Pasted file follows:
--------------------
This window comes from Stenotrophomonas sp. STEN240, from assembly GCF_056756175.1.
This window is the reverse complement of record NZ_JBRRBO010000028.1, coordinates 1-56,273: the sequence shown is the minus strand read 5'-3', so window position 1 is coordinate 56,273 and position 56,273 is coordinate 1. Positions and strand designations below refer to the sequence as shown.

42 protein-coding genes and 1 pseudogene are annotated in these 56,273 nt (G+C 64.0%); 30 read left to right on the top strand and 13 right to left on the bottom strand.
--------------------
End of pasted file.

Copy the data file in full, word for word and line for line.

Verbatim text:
This window comes from Stenotrophomonas sp. STEN240, from assembly GCF_056756175.1.
This window is the reverse complement of record NZ_JBRRBO010000028.1, coordinates 1-56,273: the sequence shown is the minus strand read 5'-3', so window position 1 is coordinate 56,273 and position 56,273 is coordinate 1. Positions and strand designations below refer to the sequence as shown.

42 protein-coding genes and 1 pseudogene are annotated in these 56,273 nt (G+C 64.0%); 30 read left to right on the top strand and 13 right to left on the bottom strand.